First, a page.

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Short Little Lessons in Logic: Arguments

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Lesson 2: Arguments

What you’ll learn in this lesson:

• The definition of an argument
• The components of arguments
• An introduction to truth value

As we learned in the first lesson, logic is the science that helps us reason better. It provides us with some rules we can use to understand how ideas ought to be related to one another. These rules are called arguments in logic and we’re going to look more closely at them in this lesson. We can modify our definition of logic slightly by using the language of logician Patrick Hurley and say that logic helps us determine good arguments from bad arguments.

What is an argument?

We’ve all gotten into arguments and some of them may have been heated and filled with emotion or they may have been a calm examination of evidence with the hopes of coming to some sort of an agreement. These types of arguments may be very unorganized with each person bringing up various bits of evidence or simply making wild claims by raising their voice or calling others names in hopes of getting them to agree. Regardless of the type of arguments you’ve had (assuming the &quot;argument&quot; isn’t just name-calling or banter), you may have noticed they all have a common goal: the person with whom you’re arguing is trying to convince you that something is true and you’re trying to convince them.

While logical arguments differ from these common conversations we have in important ways, the goal is exactly the same: as we saw in Lesson 1 of this series, when someone makes a logical argument, they are trying to convince you that something is true. But in logic, arguments have a very specific structure and provide a framework for the claims we make (or that we read or hear others making). Using the rules of logic, we can learn to shape our conversations so they’re less messy and instead, are focused on what is important.

A logical argument consists of: reasons, called premises offered in support of a claim called a conclusion.

If you look closely, you’ll see that this definition has three parts:

1. Premises: These are the reasons or evidence given that should help convince you of the truth of the . . .
2. Conclusion: This usually is the last claim of the argument and is followed by &quot;therefore&quot;. It’s the claim that is derived from by the premises (and the new idea the person making the argument wants you to believe). Put another way, the conclusion is the concept that you come to believe if you accept the premises as true.
3. Logical relation: the aspect of an argument that &quot;connects&quot; the premises to the conclusion. This can also be called the &quot;in support of&quot; relation to be consistent with our definition.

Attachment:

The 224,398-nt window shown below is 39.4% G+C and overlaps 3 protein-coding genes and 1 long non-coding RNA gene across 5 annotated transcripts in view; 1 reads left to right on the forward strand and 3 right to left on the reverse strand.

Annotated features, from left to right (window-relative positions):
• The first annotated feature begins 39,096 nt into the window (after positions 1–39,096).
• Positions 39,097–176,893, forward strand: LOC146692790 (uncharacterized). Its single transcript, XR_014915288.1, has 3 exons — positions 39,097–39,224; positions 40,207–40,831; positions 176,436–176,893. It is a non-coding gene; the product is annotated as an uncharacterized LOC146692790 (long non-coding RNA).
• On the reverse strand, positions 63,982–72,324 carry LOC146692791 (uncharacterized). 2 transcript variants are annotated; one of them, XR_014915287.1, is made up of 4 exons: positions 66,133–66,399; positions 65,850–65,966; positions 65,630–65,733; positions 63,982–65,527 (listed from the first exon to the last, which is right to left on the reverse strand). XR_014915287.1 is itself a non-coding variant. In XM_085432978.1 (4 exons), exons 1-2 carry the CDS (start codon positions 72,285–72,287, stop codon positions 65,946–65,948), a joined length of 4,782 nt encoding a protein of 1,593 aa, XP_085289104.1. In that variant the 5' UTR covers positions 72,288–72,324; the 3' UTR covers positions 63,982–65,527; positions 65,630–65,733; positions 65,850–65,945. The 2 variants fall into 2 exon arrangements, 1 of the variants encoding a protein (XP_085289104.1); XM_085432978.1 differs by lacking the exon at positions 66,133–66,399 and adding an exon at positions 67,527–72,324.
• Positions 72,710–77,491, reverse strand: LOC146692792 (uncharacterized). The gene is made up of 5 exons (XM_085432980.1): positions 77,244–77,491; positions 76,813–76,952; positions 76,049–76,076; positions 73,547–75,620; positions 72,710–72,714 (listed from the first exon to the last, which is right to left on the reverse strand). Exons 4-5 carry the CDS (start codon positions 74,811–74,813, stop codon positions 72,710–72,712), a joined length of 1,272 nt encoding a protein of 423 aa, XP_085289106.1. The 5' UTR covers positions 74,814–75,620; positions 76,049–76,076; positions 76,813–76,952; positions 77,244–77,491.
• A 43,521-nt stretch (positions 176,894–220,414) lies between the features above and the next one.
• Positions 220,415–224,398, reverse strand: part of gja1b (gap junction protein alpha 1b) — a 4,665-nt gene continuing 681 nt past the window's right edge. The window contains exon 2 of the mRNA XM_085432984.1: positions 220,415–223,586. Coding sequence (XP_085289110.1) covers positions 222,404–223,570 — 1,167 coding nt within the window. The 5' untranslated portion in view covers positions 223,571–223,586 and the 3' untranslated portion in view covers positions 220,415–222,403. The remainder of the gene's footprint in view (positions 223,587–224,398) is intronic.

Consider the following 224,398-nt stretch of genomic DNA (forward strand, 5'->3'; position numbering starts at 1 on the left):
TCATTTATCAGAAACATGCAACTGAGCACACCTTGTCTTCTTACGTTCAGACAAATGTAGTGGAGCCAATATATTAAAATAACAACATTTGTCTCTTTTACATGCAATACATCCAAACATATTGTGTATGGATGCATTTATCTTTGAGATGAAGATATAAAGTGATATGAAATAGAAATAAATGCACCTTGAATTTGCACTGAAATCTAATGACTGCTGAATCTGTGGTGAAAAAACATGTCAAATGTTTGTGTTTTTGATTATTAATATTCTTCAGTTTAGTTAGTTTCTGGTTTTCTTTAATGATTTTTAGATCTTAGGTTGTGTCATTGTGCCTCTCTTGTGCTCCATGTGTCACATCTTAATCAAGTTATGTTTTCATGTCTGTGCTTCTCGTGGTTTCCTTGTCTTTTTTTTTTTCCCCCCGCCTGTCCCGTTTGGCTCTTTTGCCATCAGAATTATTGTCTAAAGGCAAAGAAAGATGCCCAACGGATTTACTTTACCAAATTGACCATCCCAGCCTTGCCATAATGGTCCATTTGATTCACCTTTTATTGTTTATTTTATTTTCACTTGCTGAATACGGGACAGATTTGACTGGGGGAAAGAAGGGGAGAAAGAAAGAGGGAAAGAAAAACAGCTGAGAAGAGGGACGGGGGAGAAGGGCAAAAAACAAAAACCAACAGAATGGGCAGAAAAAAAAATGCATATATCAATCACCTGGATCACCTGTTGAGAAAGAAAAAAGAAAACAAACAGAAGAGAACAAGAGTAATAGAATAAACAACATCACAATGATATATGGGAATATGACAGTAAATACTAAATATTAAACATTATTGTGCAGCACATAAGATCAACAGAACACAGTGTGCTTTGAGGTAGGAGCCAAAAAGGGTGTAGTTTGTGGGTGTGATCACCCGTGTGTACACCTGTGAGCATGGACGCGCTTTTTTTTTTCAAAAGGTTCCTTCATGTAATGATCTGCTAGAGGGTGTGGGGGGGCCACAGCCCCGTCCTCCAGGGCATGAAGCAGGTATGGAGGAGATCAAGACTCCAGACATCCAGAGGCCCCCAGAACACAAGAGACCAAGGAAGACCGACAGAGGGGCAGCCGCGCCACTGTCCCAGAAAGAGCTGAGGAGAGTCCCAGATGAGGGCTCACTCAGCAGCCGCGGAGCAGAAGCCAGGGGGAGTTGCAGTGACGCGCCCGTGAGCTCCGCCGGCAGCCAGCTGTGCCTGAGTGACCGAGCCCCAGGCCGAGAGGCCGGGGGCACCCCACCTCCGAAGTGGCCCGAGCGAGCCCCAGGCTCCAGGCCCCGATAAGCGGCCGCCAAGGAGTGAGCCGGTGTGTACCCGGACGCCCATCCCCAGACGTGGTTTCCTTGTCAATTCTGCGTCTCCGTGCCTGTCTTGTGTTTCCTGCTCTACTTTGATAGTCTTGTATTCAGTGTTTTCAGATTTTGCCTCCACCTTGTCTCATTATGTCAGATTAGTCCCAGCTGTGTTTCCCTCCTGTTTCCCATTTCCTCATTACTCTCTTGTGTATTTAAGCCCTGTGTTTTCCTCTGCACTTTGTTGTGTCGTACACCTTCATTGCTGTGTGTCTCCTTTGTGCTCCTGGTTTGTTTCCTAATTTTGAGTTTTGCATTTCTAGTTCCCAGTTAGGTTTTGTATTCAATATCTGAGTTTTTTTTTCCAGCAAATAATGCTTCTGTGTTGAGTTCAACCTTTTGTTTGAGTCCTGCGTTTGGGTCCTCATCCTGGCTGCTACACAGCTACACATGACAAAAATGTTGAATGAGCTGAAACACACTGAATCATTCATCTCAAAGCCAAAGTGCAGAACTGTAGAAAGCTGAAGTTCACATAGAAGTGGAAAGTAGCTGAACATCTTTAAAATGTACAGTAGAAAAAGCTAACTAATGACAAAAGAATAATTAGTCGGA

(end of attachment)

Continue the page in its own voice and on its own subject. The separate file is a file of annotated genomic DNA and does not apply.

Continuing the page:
All arguments in logic have these three components and in future lessons, you’ll learn how to both build arguments and analyze the arguments of others. But first let’s look at some examples.

Premise 1: Objects fall to the earth in a vacuum at 9.8 meters per second squared (9.8 m/s2)

Premise 2: Water is made up of hydrogen and oxygen molecules

Conclusion: Therefore we should go shopping today

It should be obvious that as an argument, this doesn’t work. We have two premises that make a claim that appear to be true and a conclusion that is supposed to follow from the premises. But something has gone wrong. What does this &quot;argument&quot; lack? It has no logical relation—nothing that connects the premises to each other and the premises to the conclusion. In fact this isn’t an argument at all but just a group of sentences made to look like an argument.

1. Objects fall to the earth in a vacuum at 9.8 m/s2
2. I just dropped this object into a vacuum
3. Therefore, the object is falling at a rate of 9.8 m/s2

That seems better, doesn’t it? We have similar terms throughout the argument and the premises do seem to relate to the conclusion. In fact if we assume the premises are true (and in logic it’s okay to make this assumption to help us figure out if the structure is a good one – something we’ll learn more about later), we can’t help but believe that the conclusion is true. That’s the power of a logical argument!

One question that may have come to mind is what to think of the argument if you don’t believe the truth of the premises. That’s a good question and one we’ll have to tackle later. Truth is important when analyzing arguments but for now we’re just looking at the structure of the arguments. We’ll talk about truth in a future lesson.

To further illustrate how arguments work, watch this short video that explains the concepts above in a different way. Don’t worry if you don’t understand all the concepts presented here. We’ll be covering the specifics in future lessons. In the next lesson, we’ll begin digging into how logical arguments are constructed.

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